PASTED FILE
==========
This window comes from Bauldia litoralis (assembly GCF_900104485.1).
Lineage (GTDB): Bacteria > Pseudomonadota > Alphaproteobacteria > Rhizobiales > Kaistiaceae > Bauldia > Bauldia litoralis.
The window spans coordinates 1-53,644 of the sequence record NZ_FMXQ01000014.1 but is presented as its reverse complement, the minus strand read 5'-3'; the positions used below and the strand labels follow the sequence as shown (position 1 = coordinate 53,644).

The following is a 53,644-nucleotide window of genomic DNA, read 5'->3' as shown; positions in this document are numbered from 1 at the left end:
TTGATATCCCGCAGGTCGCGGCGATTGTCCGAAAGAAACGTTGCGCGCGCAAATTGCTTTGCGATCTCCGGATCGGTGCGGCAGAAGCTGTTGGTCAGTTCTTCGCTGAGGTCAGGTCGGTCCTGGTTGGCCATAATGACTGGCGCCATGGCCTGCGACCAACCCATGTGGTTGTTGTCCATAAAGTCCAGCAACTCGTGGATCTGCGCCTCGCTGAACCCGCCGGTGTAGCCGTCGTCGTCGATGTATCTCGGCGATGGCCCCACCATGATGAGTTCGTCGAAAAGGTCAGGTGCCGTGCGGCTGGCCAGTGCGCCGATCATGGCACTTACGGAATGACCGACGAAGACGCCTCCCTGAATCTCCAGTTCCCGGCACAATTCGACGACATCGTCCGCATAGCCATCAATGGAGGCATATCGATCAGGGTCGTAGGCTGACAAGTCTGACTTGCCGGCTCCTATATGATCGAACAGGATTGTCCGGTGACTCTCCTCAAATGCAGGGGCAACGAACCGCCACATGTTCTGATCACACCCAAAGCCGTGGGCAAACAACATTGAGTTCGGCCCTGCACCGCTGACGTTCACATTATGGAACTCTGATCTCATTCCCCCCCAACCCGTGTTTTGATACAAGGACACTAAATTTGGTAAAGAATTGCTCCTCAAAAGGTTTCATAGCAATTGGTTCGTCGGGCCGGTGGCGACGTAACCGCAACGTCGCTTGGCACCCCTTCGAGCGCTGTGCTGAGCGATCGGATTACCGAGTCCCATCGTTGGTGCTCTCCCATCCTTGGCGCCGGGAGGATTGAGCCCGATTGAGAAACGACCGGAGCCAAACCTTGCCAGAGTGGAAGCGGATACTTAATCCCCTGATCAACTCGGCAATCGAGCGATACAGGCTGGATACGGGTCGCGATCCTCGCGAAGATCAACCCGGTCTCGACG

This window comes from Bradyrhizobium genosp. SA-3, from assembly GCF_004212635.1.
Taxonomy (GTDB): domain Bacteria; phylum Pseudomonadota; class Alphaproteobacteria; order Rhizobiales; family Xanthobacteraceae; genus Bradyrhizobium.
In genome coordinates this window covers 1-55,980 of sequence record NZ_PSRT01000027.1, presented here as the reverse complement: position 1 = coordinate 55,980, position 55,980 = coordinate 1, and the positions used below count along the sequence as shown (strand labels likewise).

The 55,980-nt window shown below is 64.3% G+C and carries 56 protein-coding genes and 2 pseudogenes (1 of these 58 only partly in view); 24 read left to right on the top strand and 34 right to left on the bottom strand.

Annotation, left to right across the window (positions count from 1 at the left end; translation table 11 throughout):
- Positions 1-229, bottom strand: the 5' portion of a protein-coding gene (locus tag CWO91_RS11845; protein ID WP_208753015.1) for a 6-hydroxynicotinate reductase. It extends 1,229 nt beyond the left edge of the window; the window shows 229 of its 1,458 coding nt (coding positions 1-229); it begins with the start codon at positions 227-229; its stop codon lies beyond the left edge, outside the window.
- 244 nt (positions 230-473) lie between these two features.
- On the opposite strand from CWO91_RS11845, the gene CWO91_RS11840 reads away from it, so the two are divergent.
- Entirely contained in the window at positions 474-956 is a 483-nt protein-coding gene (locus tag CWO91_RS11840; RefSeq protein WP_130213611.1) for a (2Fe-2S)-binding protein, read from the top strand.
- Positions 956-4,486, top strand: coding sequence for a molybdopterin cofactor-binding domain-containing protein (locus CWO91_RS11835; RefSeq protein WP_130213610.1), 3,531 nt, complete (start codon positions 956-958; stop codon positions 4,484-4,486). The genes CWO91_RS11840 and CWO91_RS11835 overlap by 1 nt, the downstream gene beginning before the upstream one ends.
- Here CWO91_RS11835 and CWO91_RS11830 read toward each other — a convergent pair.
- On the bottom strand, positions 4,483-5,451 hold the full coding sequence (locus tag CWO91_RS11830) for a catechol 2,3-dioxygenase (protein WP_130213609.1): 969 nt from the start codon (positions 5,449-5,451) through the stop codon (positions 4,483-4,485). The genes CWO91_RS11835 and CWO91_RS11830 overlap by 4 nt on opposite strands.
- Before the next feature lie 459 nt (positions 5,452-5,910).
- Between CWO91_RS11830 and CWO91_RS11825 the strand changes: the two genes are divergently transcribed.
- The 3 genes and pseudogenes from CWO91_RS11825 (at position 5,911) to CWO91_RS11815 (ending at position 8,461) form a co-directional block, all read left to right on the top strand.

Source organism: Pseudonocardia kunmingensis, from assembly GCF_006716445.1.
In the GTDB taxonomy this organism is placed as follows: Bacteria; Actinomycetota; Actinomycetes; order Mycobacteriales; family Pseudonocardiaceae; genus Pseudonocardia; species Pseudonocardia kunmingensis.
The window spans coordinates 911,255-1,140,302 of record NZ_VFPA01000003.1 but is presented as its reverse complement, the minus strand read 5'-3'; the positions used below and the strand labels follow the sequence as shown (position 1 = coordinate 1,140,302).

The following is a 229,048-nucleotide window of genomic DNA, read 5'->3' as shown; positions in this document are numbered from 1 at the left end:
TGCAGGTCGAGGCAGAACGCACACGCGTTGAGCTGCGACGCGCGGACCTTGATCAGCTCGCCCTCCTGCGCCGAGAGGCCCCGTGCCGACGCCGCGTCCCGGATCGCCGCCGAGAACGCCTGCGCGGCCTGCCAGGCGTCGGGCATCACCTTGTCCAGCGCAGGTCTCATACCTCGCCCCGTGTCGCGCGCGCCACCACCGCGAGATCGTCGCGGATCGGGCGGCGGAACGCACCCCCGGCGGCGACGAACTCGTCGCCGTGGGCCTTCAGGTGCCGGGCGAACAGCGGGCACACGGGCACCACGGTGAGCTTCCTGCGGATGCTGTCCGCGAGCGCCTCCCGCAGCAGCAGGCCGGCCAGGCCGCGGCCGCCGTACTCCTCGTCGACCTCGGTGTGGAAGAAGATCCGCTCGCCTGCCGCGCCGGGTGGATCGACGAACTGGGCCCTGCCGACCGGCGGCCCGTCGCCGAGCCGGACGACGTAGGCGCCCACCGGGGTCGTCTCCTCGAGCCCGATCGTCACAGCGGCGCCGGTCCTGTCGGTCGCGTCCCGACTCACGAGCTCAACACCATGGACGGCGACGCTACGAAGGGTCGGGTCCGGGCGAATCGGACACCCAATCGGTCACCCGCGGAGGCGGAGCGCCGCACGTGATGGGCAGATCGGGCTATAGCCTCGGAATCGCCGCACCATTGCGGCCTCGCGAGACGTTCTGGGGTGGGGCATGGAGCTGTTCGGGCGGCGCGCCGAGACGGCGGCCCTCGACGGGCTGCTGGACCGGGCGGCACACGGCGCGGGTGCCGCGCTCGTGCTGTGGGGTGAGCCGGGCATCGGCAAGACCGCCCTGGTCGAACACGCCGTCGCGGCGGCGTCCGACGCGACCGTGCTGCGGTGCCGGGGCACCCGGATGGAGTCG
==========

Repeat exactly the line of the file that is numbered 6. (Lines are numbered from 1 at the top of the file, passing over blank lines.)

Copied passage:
This window comes from Bradyrhizobium genosp. SA-3, from assembly GCF_004212635.1.